Of the many books I have read in 2018, this one takes the cake. Literary without being too self-important or cerebral; long enough to completely fall in love with all the characters and short enough to be bitterly sad that it’s over; incredibly relevant to today’s political climate while managing to be timeless; full of laugh-out-loud funny moments but also poignant truisms that took my breath away. In short: an extraordinarily excellent novel.
Unsheltered centers around two families, in two different centuries, who occupied the same house in Vineland, New Jersey. The house, which is a character as much as our 21st and 19th century protagonists, is falling apart. It was beginning to in the 1880s when Thatcher Greenwood, a science teacher with a passion for Darwin, moved in with his in-laws, and it’s literally starting to crumble in 2015 when Willa Knox, a journalist thrust into a caregiver role, moves her complicated family into the historic home.
Through dual storylines told in alternating chapters, both families navigate their own personal traumas – a suicide, a miscarriage, infidelity – in the context of intense political and cultural upheaval. Thatcher struggles with a town that isn’t ready for the truth-bomb that is the Theory of Evolution but finds companionship in one of history’s real heroines of science: the botanist Mary Treat. Willa can’t comprehend the wave of nationalism overtaking America in the lead-up to the 2016 election but finds escape in researching the history of her property with the offbeat local museum curator.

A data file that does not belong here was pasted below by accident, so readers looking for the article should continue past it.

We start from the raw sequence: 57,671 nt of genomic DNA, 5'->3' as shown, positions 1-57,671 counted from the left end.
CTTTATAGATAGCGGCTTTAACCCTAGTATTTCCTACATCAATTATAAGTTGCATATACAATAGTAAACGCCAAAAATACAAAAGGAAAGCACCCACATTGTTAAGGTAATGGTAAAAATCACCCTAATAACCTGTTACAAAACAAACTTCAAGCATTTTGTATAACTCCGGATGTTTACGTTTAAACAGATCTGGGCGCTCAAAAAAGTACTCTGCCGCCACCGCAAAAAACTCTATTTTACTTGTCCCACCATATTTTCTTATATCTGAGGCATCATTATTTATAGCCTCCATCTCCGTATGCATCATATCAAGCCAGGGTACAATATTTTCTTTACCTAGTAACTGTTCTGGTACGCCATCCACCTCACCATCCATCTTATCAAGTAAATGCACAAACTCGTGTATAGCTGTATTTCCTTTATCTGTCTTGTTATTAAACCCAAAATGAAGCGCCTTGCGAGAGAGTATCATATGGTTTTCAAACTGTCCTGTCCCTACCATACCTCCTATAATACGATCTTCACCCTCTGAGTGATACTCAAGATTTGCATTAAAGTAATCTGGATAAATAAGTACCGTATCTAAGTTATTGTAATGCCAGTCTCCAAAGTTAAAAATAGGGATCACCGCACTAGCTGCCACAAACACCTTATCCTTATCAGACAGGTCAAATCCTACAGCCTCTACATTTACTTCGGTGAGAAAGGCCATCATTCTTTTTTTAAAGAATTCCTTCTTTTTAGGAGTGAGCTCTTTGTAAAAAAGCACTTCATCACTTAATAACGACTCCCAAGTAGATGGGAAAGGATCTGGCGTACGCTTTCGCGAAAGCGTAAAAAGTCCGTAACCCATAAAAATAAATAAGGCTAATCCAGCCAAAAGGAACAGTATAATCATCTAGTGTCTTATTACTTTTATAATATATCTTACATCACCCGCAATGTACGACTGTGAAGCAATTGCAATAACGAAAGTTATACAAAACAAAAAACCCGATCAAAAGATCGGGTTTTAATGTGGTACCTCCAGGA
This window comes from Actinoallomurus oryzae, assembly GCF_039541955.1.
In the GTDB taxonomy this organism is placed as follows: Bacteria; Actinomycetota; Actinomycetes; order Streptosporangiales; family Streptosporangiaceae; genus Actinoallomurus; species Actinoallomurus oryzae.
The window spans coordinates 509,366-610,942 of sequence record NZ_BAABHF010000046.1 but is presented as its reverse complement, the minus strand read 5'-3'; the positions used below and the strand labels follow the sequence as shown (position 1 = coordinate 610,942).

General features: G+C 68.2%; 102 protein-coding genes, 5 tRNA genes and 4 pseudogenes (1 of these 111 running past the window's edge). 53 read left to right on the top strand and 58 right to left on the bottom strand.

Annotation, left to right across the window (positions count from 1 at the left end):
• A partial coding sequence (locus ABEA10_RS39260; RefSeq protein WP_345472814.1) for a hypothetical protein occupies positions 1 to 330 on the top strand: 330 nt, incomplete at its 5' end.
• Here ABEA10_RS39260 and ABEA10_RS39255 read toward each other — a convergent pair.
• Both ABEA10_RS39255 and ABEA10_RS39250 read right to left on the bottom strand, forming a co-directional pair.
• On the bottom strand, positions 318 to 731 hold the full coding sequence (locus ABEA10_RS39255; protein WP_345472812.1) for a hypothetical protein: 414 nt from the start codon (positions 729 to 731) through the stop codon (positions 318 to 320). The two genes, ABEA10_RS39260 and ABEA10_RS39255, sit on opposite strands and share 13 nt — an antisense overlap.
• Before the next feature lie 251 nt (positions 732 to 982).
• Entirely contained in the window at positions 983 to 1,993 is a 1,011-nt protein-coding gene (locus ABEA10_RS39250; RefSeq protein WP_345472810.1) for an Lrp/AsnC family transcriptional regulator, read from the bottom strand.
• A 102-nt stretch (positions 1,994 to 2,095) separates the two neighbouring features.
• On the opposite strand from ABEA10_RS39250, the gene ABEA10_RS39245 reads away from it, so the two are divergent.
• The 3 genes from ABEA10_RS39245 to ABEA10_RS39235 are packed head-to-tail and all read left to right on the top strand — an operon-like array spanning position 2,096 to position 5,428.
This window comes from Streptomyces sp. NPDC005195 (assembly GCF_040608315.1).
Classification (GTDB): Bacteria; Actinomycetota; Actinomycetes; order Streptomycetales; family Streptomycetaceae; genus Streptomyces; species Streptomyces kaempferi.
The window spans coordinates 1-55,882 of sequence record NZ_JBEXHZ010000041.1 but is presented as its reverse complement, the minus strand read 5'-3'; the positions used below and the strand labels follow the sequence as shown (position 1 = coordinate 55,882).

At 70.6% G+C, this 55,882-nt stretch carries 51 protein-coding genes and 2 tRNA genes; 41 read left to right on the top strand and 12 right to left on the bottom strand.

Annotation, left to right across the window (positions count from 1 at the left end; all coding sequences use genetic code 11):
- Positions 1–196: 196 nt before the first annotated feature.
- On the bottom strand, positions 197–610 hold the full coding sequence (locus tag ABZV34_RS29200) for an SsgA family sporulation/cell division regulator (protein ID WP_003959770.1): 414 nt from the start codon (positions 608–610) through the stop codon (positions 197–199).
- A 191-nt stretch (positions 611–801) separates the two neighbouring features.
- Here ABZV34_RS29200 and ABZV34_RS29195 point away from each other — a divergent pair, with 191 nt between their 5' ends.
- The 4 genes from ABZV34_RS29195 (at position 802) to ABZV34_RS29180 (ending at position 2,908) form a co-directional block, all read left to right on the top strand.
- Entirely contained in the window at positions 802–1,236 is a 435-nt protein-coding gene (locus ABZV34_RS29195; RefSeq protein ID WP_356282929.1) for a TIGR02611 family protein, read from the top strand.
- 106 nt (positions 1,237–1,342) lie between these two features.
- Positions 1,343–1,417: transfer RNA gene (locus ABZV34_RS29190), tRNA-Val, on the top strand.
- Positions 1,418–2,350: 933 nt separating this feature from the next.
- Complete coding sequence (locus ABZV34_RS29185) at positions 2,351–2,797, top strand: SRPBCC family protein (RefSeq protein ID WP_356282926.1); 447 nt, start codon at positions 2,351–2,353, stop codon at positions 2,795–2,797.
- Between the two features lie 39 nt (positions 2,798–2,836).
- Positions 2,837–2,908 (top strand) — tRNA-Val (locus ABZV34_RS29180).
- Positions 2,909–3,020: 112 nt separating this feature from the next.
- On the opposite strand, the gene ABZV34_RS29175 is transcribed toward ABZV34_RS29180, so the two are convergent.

Both centuries have a host of fully-developed and fabulously nuanced characters, full of quirk and charm and artfully narrated by the author herself. There’s Willa’s foul and feeble Greek father-in-law and her stubborn but saving-grace of a daughter. There’s Thatcher’s staunchly oppositional headmaster and his small-minded wife. All are brought to life, first by Barbara Kingsolver’s arresting prose, and then by her narration.
Sweeping in its scope and yet intensely personal, Unsheltered reminds us that change – large, small, welcome or dreaded – is tremendously difficult but entirely fundamental to the human experience. I cannot recommend it highly enough.
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